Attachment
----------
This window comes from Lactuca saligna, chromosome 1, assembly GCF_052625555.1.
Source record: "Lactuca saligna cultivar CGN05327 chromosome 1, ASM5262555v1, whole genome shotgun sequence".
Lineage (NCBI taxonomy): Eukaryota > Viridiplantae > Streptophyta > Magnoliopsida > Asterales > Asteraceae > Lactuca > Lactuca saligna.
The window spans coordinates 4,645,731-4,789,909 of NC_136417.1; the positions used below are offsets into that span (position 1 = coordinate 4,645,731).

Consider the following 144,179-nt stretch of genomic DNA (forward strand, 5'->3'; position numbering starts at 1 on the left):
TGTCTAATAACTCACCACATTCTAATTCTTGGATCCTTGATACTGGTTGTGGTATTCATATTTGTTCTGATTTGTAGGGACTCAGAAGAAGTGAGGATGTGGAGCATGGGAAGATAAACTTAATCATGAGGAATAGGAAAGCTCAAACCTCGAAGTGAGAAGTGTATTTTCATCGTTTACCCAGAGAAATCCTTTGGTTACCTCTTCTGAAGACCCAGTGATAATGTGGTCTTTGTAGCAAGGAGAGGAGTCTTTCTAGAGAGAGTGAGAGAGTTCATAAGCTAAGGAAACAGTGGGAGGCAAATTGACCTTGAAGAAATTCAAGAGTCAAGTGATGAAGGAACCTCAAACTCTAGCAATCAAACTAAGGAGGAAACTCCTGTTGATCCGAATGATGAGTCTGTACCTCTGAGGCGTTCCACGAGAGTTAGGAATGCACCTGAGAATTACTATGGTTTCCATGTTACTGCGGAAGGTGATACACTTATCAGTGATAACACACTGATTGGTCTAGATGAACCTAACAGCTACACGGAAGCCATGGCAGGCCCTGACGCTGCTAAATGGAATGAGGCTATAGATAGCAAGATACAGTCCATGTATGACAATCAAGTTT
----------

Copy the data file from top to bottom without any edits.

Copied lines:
This window comes from Lactuca saligna, chromosome 1, assembly GCF_052625555.1.
Source record: "Lactuca saligna cultivar CGN05327 chromosome 1, ASM5262555v1, whole genome shotgun sequence".
Lineage (NCBI taxonomy): Eukaryota > Viridiplantae > Streptophyta > Magnoliopsida > Asterales > Asteraceae > Lactuca > Lactuca saligna.
The window spans coordinates 4,645,731-4,789,909 of NC_136417.1; the positions used below are offsets into that span (position 1 = coordinate 4,645,731).

Consider the following 144,179-nt stretch of genomic DNA (forward strand, 5'->3'; position numbering starts at 1 on the left):
TGTCTAATAACTCACCACATTCTAATTCTTGGATCCTTGATACTGGTTGTGGTATTCATATTTGTTCTGATTTGTAGGGACTCAGAAGAAGTGAGGATGTGGAGCATGGGAAGATAAACTTAATCATGAGGAATAGGAAAGCTCAAACCTCGAAGTGAGAAGTGTATTTTCATCGTTTACCCAGAGAAATCCTTTGGTTACCTCTTCTGAAGACCCAGTGATAATGTGGTCTTTGTAGCAAGGAGAGGAGTCTTTCTAGAGAGAGTGAGAGAGTTCATAAGCTAAGGAAACAGTGGGAGGCAAATTGACCTTGAAGAAATTCAAGAGTCAAGTGATGAAGGAACCTCAAACTCTAGCAATCAAACTAAGGAGGAAACTCCTGTTGATCCGAATGATGAGTCTGTACCTCTGAGGCGTTCCACGAGAGTTAGGAATGCACCTGAGAATTACTATGGTTTCCATGTTACTGCGGAAGGTGATACACTTATCAGTGATAACACACTGATTGGTCTAGATGAACCTAACAGCTACACGGAAGCCATGGCAGGCCCTGACGCTGCTAAATGGAATGAGGCTATAGATAGCAAGATACAGTCCATGTATGACAATCAAGTTT